Private Flood inquiries 'possible'

Future elements of the Flood tribunal could be dealt with in private inquiries rather than public hearings in order to save time…

Future elements of the Flood tribunal could be dealt with in private inquiries rather than public hearings in order to save time and costs, according to the Minister for Justice, Mr McDowell.

Responding to a report in this newspaper that senior Government and legal figures are exploring ways of closing down or reforming tribunals, Mr McDowell said at the weekend that no changes had yet been considered by Government.

There were five significant tribunals in operation, and he did not believe any decision would be made "on a blanket basis".

However legislation to set up a new type of inquiry that he was currently planning, could apply to future aspects of Flood, he said on RTE radio.

"Maybe the time has come to do an estimate of where it's goingIs it going to be a 15-year enterprise? Can a single tribunal go for 15 years? Is that a good idea?"

Stressing that this had not been considered by the Government, he went on: "It might be that at some stage that say if it did appear thatthere is a 15 year time span for all of the Flood material, maybe parts of it could be sent to a private inquiry."

He said a decision was primarily the responsibility of the Minister for the Environment, Mr Cullen, and he was not aware of his having considered it.

The alternative means of inquiry being put forward by Mr McDowell is closer to the High Court inspector process than a tribunal of inquiry. Legislation setting up this mechanism - the Commission of Investigation Bill - is due to be published before the summer recess.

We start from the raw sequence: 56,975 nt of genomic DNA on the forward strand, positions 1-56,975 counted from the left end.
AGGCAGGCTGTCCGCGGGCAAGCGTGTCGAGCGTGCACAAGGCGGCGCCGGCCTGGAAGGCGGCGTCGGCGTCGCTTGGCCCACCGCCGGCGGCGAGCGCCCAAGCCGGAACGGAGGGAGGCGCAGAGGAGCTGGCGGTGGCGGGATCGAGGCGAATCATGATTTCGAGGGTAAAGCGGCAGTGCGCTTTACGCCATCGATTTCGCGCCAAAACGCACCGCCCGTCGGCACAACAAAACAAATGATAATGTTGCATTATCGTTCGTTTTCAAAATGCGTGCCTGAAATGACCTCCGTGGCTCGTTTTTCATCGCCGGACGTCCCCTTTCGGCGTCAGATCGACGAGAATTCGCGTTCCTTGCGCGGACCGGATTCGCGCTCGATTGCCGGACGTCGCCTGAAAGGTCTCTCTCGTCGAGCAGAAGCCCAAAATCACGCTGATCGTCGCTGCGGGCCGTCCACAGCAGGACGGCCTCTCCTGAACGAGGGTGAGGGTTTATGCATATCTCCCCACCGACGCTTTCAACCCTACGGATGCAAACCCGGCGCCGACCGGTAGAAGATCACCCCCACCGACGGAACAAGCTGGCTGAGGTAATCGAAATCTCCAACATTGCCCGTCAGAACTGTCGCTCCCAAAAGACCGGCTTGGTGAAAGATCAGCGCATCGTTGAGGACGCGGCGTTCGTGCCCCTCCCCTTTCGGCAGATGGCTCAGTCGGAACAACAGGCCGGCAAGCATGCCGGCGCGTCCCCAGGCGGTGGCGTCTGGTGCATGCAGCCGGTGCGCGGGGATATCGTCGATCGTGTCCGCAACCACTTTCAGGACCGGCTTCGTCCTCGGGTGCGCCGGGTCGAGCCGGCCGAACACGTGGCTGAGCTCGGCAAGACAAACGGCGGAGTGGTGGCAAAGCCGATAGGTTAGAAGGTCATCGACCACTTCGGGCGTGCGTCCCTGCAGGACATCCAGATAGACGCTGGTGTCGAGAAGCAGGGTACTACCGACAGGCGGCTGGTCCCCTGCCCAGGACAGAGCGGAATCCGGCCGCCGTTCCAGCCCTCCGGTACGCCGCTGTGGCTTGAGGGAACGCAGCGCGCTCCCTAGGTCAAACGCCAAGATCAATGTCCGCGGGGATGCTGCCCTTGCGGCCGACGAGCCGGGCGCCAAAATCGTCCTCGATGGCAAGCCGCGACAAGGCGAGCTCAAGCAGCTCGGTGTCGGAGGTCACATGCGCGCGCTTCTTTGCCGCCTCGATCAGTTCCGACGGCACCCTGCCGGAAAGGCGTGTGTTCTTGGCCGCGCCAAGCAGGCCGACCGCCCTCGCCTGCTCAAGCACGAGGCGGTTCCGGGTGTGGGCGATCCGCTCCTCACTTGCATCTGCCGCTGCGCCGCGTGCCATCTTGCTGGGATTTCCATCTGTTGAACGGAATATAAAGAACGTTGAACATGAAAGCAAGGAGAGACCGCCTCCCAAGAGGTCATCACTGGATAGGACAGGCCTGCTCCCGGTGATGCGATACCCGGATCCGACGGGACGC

Mr McDowell said: "Whether it would be of any assistance to the Flood process that later modules were done in thatthat's a possibility I suppose."

The idea of dealing with elements of the Flood Tribunal in this way comes amid continuing controversy over the cost of tribunals and the fees paid to lawyers.

Reliable estimates put the final bills for the various tribunals at €500 million. Mr McDowell has been critical in the past of the level of fees paid to lawyers, and of the effects of tribunal publicity on the reputations of witnesses.

On Saturday, the Taoiseach denied that there were plans to close down or reform current tribunals. "That is not the case", he said.

"We have put out proposals before to get into a permanent mechanism, rather than the judicial route. But where the present tribunals are concerned, we have no proposals other than to keep going. We could have an alternative mechanism for the future."